When we work with traumatised people, we can inadvertently slip into focusing on their distress at the expense of our own wellbeing. But this is not helpful to us or the people we are supporting.
People at risk of this include:
- child protection and case workers
- anyone who is listening to traumatic histories of others or having to empathise all the time, such as refugee support workers and volunteers.
We need to care for ourselves as well as the people we are helping. A big part of this is understanding the emotional risks of the work we do and putting some strategies into place to mitigate them.
Let’s start by looking at definitions.
This occurs when you are exposed to the traumatic experiences of another person. It can happen either by witnessing the traumatic experience, for example seeing a child constantly beating another child in your care and feeling powerless to intervene, or hearing about it, for example listening to a client sharing graphic details of their traumatic experiences.
This occurs when your ability to care, often through empathy, becomes exhausted. You have no more compassion or empathy in your ‘tank’.
Vicarious trauma and compassion fatigue can coexist or occur independently. Both can lead to burnout.
Burnout is when your emotional, physical and mental state has reached a point of exhaustion. This is usually caused by excessive and prolonged stress that has not been managed or recognised early enough. It is often accompanied by feeling overwhelmed, emotionally drained and unable to function normally in your day-to-day tasks.
Indicators of vicarious trauma or compassion fatigue
While everybody’s experience is different, the list below provides some guidance. If you’ve been experiencing any of these for a prolonged period of time, it’s time to reach out and get help:
- difficulty empathising with your clients
- increased feelings of cynicism, sadness or seriousness
- increased irritability
- reduced sense of personal accomplishment
- avoiding situations you perceive as potentially dangerous
- having no time or energy for self or others
- an increased sensitivity to violence and other forms of abuse, for example when watching television or a film
- feeling overwhelmed by emotions such as anger, fear, grief, despair, shame, guilt
- de-personalisation (feeling detached from oneself)
- low self-esteem
- feeling profoundly distrustful of other people and the world in general
- disruptions in interpersonal relationships
- sleeping problems
- substance abuse.
Everybody will feel some of these at different points in their life, however, when a combination of some of these indicators becomes your default way of functioning day to day, something is not right.
What can you do for yourself and others?
Preventative strategies and early intervention are the always better than reaching a crisis and needing to heal from that.
Preventative strategies include:
- getting regular reflective professional supervision, individual and group where possible
- ensuring you have strong peer networks that you can call upon when you need that extra support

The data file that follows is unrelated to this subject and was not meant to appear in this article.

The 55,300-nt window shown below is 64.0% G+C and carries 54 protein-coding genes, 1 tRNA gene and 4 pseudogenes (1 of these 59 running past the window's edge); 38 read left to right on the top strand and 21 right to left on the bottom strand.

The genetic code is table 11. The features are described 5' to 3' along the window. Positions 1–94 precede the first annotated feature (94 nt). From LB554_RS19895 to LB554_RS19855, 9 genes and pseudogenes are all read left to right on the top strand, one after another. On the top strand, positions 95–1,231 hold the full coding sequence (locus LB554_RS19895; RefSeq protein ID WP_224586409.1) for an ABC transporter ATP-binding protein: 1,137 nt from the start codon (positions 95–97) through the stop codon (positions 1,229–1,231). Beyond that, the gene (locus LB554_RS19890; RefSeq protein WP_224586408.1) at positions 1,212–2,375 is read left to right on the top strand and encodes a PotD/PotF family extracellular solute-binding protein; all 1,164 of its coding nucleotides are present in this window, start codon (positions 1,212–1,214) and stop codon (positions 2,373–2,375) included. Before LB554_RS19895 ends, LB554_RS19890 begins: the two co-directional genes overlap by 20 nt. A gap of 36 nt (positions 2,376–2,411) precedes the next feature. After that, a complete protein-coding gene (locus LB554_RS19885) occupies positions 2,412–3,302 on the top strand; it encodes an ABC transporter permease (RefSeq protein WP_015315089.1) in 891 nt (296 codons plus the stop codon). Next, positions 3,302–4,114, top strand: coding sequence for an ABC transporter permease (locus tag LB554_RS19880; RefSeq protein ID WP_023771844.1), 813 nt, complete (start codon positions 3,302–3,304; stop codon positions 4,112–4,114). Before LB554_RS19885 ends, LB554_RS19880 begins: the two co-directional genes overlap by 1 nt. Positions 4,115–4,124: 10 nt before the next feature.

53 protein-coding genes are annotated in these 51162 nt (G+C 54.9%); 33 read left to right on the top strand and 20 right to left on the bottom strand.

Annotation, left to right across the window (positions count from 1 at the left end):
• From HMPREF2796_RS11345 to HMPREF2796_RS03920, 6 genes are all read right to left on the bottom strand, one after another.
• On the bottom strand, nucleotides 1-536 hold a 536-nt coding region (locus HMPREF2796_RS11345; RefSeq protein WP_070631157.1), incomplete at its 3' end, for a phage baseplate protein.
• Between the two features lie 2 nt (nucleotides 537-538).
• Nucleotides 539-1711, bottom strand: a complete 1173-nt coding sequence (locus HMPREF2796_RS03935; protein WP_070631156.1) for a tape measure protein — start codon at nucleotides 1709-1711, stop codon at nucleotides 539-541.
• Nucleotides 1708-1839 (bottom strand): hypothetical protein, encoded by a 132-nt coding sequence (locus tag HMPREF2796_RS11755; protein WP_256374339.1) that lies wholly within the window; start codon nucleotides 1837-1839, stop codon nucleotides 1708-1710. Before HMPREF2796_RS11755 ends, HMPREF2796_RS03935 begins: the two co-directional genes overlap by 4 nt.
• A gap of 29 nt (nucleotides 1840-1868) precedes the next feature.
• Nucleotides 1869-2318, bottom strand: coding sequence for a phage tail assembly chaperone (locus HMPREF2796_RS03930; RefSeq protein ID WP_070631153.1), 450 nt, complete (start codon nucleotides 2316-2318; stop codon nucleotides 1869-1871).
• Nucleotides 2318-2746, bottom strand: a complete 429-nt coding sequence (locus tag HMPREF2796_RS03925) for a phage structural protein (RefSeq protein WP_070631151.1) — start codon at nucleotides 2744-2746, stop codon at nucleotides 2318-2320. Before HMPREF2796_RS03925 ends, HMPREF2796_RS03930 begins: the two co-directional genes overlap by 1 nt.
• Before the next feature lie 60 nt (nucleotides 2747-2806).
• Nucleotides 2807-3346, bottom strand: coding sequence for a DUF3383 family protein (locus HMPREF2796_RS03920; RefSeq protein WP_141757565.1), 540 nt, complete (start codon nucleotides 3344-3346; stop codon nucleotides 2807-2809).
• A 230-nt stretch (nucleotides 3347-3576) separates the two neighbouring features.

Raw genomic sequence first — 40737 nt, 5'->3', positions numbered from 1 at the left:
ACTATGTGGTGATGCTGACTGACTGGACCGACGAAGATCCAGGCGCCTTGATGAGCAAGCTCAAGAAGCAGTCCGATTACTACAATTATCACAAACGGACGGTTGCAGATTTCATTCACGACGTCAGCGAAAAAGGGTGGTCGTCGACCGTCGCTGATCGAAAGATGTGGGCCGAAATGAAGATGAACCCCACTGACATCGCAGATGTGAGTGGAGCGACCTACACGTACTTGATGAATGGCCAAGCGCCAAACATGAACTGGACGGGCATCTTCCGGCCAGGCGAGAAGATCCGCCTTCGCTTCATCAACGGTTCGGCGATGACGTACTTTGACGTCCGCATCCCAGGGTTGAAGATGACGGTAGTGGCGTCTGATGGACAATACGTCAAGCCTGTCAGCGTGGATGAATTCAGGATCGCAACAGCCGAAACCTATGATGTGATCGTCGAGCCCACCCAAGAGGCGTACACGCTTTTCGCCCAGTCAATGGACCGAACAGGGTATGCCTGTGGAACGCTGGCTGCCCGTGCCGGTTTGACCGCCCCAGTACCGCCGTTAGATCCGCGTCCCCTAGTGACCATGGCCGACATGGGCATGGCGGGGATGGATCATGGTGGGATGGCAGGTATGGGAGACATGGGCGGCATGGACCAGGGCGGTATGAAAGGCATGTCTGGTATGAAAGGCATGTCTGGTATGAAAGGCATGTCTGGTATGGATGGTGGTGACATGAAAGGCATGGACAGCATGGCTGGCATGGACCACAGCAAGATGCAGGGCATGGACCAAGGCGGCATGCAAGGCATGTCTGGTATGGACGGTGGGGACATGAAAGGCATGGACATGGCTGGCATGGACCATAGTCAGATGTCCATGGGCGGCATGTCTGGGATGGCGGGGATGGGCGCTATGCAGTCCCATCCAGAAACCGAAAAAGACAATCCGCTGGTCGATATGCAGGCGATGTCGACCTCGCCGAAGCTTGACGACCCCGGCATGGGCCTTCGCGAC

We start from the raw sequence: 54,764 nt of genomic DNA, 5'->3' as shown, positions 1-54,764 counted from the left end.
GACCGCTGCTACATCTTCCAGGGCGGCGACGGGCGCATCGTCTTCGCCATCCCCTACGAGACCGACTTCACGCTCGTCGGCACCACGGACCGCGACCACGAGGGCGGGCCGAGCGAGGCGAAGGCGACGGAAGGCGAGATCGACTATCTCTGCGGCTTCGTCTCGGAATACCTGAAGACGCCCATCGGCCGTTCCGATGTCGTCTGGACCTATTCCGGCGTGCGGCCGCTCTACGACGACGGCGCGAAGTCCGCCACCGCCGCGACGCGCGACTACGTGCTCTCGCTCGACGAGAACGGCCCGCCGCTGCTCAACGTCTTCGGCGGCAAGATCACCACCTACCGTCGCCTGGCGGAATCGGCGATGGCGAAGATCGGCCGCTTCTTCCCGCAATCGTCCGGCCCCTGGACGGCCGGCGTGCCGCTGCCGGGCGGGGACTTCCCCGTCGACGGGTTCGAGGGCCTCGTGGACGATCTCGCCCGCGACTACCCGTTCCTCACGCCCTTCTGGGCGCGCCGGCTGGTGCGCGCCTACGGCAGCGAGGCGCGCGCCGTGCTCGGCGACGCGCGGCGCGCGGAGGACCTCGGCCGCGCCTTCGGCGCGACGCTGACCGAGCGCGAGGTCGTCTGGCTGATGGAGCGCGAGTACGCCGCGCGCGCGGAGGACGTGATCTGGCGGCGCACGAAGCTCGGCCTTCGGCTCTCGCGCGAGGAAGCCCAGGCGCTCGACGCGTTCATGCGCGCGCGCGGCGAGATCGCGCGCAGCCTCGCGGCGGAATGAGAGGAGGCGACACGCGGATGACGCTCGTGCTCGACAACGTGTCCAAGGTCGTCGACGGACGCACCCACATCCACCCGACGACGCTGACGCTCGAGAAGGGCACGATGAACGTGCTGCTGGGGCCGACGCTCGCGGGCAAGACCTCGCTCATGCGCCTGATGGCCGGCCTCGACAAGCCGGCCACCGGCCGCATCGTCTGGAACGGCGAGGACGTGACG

- having a life outside of work that involves family, friends and non-work-related activities
- getting regular yearly check-ups with your GP
- having a regular exercise routine that gets your heart pumping a little harder than your daily norm (seek medical guidance if you are uncertain about your health and ability to do exercise)
- undertaking activities that are good for the mind as well as the body, such as yoga, tai-chi, meditation
- making time for yourself, particularly if you are a carer: have a life so you can heal a life!
If you recognise the beginnings of any indicators from the list above DO NOT IGNORE them:
- reach out within your professional and private networks for support
- touch base with your direct supervisor and let them know what is happening
- be mindful of any ‘voices’ in you that say, ‘get on with it’ or ‘toughen up’.
If you feel what is happening is too private to discuss with your colleagues or networks, consider engaging a therapist or counsellor. Your organisation may have an employee assistance program (EAP) that provides free counselling. Take advantage of it, that’s what it’s there for.
If you reach a crisis point it is likely those around you will see this. There is no shame in not managing, but there might be great risk to yourself and others if you don’t take action.
You may need to:
- let people take charge if you cannot
- seek support from your supervisor and have them negotiate with management regarding time off
- seek professional support from a qualified and registered therapist or counsellor.
Return to work when you have clearance from your health professional. Keep in mind that it’s beneficial get back into your work or carer-support routine as soon as possible, even if part-time to begin with.
Health and wellbeing is everybody’s business. If you notice a colleague experiencing symptoms, speak out if they won’t or can’t do so for themselves. You do not want to be the person who is left saying ‘if only I had done something, taken some action’.
Some places help
If you are in crisis call a helpline:
If you are not in crisis you can:
- contact your GP for a referral
- ask a colleague or a friend for a referral
- contact your organisation’s employee assistance program (EAP).
If you are in Melbourne or Canberra, Australian Childhood Trauma Group now has a counselling and therapy clinic, Edgar Lynch Centre, offering support services to carers, workers and the general public.
phone: 1300 034 504
Prevention: put preventative strategies in place
Early intervention: watch for early warning signs, in you and your colleagues
In a crisis: reach out and get help immediately
Have you found some preventative strategies particularly effective? Have any to add to our list? Comment below and share the knowledge! We are all in this together.
Gregory Nicolau, Founder / CEO
Australian Childhood Trauma Group